Google stands to rev up substantial revenue from self-driving cars.

The search giant is likely to gain whether it creates the hardware for self-driving cars or simply license the necessary software to automakers, Piper Jaffray’s Gene Munster said in an investors note released Tuesday. Either way, revenue from this burgeoning sector should start to ramp up for Google before the decade is over.

“We believe the utility of reducing auto deaths and idle time in traffic add up to a $ 200+ billion opportunity in autonomous vehicle technology,” Munster said. And the analyst sees Google as the “best positioned Internet company over the next ten years” to profit from the technology.

Related stories

2013 test gallery

2013 C-MAX Hybrid

850-hp Jaguar C-X75 hybrid supercar struts its speed

The C-X75's stunning rear end. Catch it if you can.

(Credit: Jaguar Land Rover)

With a name fit for a “Star Wars” droid, the Jaguar C-X75 boasts some out-of-this-world looks and seriously sexy specs. Jaguar engineers combined a 1.6-liter turbo supercharged four-cylinder engine (that delivers 502 horsepower) with two electric motors (390 horsepower) for a total output that exceeds 850 horsepower.

When the car’s at a complete standstill, racers cranking the C-X75′s seven-speed manual transmission can achieve 0-100 mph in less than six seconds. If that’s not fast enough for you, the theoretical top speed of 220 mph should set you straight, or at least put you in the next county quite quickly. The C-X75′s carbon composite chassis undoubtedly assists in creating a very light footprint.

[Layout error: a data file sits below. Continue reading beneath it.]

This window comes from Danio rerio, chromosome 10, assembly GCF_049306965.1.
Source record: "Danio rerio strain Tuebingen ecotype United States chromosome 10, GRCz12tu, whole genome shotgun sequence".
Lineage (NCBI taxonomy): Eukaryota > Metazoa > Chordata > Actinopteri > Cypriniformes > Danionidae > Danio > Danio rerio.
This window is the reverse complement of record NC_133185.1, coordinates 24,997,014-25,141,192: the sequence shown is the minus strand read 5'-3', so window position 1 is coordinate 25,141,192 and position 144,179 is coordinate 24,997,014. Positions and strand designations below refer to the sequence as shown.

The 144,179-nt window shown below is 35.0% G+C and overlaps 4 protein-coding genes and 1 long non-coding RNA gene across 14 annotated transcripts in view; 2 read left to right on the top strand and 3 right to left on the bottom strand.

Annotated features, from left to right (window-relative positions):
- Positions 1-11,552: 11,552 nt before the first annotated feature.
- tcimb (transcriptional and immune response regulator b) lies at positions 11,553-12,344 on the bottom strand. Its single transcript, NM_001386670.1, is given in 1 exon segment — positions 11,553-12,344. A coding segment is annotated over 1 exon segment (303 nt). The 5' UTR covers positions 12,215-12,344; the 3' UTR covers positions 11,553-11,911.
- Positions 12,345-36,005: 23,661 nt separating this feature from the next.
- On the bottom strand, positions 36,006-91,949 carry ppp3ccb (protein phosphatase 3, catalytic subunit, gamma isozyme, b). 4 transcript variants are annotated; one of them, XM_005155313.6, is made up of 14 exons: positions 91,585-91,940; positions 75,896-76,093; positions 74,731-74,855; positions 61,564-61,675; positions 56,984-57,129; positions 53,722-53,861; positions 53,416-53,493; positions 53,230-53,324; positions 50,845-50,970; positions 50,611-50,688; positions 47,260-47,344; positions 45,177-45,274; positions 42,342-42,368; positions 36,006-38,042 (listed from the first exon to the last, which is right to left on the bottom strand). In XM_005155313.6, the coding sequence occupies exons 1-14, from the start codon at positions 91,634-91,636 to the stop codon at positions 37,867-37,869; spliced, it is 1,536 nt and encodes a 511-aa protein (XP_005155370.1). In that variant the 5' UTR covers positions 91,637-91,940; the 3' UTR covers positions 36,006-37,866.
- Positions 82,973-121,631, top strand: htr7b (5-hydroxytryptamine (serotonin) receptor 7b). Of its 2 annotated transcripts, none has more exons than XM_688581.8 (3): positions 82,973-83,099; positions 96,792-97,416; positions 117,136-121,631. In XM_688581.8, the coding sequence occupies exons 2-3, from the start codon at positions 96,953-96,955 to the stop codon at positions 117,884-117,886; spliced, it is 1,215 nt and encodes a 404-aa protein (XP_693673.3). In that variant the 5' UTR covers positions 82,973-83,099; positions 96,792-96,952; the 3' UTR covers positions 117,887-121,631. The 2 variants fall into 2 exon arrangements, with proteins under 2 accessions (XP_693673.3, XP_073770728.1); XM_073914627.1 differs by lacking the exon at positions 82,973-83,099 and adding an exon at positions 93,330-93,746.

Drop-dead, deliciously crushworthy cars (pictures)

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2013 Ford Explorer Sport Review

Most people would describe the Ford Explorer as a rugged heavy duty SUV.  When the all new explorer was unveiled two years ago, it didn’t take long at all to disprove this statement.  The most recent Explorer is a modernized 7-seater cross over SUV that offers a composed ride quality of a sedan coupled with all-weather capability.

Since then, Ford has continually tweaked and improved the Ford Explorer for the past two years, earning its spot as one of the most technologically advanced cross-over SUV’s on the market to date.